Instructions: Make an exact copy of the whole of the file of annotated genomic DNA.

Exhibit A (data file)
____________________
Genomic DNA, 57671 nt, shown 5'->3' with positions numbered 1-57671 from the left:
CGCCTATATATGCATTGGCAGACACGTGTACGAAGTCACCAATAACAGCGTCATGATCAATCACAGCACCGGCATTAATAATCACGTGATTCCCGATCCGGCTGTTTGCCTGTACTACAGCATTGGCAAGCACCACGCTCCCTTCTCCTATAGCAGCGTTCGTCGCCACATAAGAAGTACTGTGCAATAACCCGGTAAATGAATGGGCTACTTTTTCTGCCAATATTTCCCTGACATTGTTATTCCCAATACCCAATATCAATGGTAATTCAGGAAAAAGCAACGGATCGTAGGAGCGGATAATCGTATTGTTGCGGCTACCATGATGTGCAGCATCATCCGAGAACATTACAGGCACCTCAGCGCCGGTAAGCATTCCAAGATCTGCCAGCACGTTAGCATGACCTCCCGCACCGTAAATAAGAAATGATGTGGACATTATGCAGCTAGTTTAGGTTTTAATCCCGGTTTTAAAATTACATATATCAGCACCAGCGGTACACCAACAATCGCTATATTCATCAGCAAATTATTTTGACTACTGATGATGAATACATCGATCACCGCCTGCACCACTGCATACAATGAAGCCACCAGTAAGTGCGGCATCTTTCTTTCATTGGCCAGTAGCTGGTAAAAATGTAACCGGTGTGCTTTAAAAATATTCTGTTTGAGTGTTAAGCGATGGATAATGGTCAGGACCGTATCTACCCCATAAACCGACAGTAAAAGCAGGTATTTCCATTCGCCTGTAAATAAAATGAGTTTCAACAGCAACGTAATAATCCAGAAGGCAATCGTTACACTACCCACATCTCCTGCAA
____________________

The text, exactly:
Genomic DNA, 57671 nt, shown 5'->3' with positions numbered 1-57671 from the left:
CGCCTATATATGCATTGGCAGACACGTGTACGAAGTCACCAATAACAGCGTCATGATCAATCACAGCACCGGCATTAATAATCACGTGATTCCCGATCCGGCTGTTTGCCTGTACTACAGCATTGGCAAGCACCACGCTCCCTTCTCCTATAGCAGCGTTCGTCGCCACATAAGAAGTACTGTGCAATAACCCGGTAAATGAATGGGCTACTTTTTCTGCCAATATTTCCCTGACATTGTTATTCCCAATACCCAATATCAATGGTAATTCAGGAAAAAGCAACGGATCGTAGGAGCGGATAATCGTATTGTTGCGGCTACCATGATGTGCAGCATCATCCGAGAACATTACAGGCACCTCAGCGCCGGTAAGCATTCCAAGATCTGCCAGCACGTTAGCATGACCTCCCGCACCGTAAATAAGAAATGATGTGGACATTATGCAGCTAGTTTAGGTTTTAATCCCGGTTTTAAAATTACATATATCAGCACCAGCGGTACACCAACAATCGCTATATTCATCAGCAAATTATTTTGACTACTGATGATGAATACATCGATCACCGCCTGCACCACTGCATACAATGAAGCCACCAGTAAGTGCGGCATCTTTCTTTCATTGGCCAGTAGCTGGTAAAAATGTAACCGGTGTGCTTTAAAAATATTCTGTTTGAGTGTTAAGCGATGGATAATGGTCAGGACCGTATCTACCCCATAAACCGACAGTAAAAGCAGGTATTTCCATTCGCCTGTAAATAAAATGAGTTTCAACAGCAACGTAATAATCCAGAAGGCAATCGTTACACTACCCACATCTCCTGCAA